The Virginia Tech College of Agriculture and Life Sciences was recently awarded nearly $750,000 in funding by the U.S. Department of Agriculture to develop and test new conservation technologies to improve the health of two of agriculture’s most valuable resources – soil and water.

The USDA Natural Resources Conservation Service Conservation Innovation Grants Program is funded through the Environmental Quality Incentives Program and is set up so grantees can work with producers to test and develop new conservation technologies.

Zach Easton, assistant professor of biological systems engineering and Virginia Cooperative Extension specialist, serves as the principal investigator on a federal grant that seeks to improve understanding and management of drainage and ditch systems. The grant totals $748,648 and is in collaboration with Pennsylvania State University, the University of Delaware, and the University of Maryland Eastern Shore.

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The project will seek to control nutrient loss using comprehensive drainage and ditch management systems that trap sediment and nutrients from farmland and understand how nutrients get from agricultural fields to water bodies.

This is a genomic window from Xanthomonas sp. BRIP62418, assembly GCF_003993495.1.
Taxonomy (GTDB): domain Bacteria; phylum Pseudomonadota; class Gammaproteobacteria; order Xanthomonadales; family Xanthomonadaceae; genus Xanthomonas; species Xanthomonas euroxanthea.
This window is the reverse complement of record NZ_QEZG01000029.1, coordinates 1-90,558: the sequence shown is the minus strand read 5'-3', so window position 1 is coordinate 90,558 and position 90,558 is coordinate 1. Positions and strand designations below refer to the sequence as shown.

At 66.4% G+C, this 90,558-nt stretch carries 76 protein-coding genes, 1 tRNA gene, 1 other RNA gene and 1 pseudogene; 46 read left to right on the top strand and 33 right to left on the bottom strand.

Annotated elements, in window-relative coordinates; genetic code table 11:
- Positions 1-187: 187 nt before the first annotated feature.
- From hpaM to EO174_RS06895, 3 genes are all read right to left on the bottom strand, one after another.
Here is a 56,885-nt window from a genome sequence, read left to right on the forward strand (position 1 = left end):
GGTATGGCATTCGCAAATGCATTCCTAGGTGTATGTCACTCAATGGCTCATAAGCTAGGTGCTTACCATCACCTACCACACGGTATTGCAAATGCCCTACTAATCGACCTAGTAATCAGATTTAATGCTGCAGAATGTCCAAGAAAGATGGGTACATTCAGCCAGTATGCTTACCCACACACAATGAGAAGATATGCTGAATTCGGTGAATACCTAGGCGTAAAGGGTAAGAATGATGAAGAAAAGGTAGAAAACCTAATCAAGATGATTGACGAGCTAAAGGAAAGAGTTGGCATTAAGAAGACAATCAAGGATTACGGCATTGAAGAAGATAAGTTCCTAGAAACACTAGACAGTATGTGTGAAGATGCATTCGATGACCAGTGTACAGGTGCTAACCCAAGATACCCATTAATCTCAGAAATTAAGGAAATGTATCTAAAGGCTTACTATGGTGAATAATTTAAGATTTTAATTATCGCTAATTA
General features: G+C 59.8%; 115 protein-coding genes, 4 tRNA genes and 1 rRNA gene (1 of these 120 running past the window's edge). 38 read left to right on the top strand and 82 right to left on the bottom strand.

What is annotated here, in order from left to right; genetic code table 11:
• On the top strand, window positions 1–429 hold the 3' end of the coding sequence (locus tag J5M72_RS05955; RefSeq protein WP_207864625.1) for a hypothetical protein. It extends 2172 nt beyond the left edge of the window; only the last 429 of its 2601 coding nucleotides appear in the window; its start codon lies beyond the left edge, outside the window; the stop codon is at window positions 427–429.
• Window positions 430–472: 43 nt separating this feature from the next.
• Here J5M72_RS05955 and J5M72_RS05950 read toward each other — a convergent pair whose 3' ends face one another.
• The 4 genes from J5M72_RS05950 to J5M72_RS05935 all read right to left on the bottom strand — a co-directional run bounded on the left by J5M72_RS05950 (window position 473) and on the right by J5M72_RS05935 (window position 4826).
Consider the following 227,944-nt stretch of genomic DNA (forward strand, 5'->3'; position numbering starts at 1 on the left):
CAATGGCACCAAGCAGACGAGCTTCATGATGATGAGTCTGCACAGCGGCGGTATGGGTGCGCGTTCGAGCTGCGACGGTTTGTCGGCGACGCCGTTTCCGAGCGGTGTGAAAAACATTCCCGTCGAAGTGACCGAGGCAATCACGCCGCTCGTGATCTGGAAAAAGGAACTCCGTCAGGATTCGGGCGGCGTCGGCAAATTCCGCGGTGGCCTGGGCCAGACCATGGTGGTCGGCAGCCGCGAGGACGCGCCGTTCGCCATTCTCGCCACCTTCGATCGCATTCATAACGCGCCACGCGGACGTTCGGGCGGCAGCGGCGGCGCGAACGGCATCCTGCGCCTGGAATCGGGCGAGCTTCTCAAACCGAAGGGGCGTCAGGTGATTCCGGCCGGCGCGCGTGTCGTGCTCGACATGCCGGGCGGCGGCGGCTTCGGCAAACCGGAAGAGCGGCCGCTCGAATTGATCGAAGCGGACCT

“Our first priority is ensuring that nutrients stay in the field, which is how this research can help producers,” Easton said. “Secondly, the drainage management systems we develop can help address production and water-quality concerns.”

Easton has conducted similar work on a smaller project to curb nitrogen and phosphorous run-off in the Chesapeake using a bioreactor he developed to filter out pollution.

At the state level, Virginia Tech received several grants including one from the Healthy Farms from the Soil Up: Finding Common Ground Program. Eric Bendfeldt, community viability Extension specialist, is the principal investigator on the grant, which was one of several awarded to Virginia Tech.

“Soil is a foundational resource so it has to be conserved,” said Bendfeldt. “We’ve recently seen a pretty dramatic increase of acreage going into vegetable production." 

One question that the funds will allow Bendfeldt to answer is how to prevent soil loss in those areas as well as other agricultural fields, he said.

More and more research is going into areas that seek to understand the health of soils and how important it is to maintain a diverse microbiology in the soil.

“All of these grants allow Virginia Tech to leverage our ability to bring additional dollars into the state while helping to educate farmers on sustainability practices,” said Bendfeldt.



Written by Amy Loeffler.
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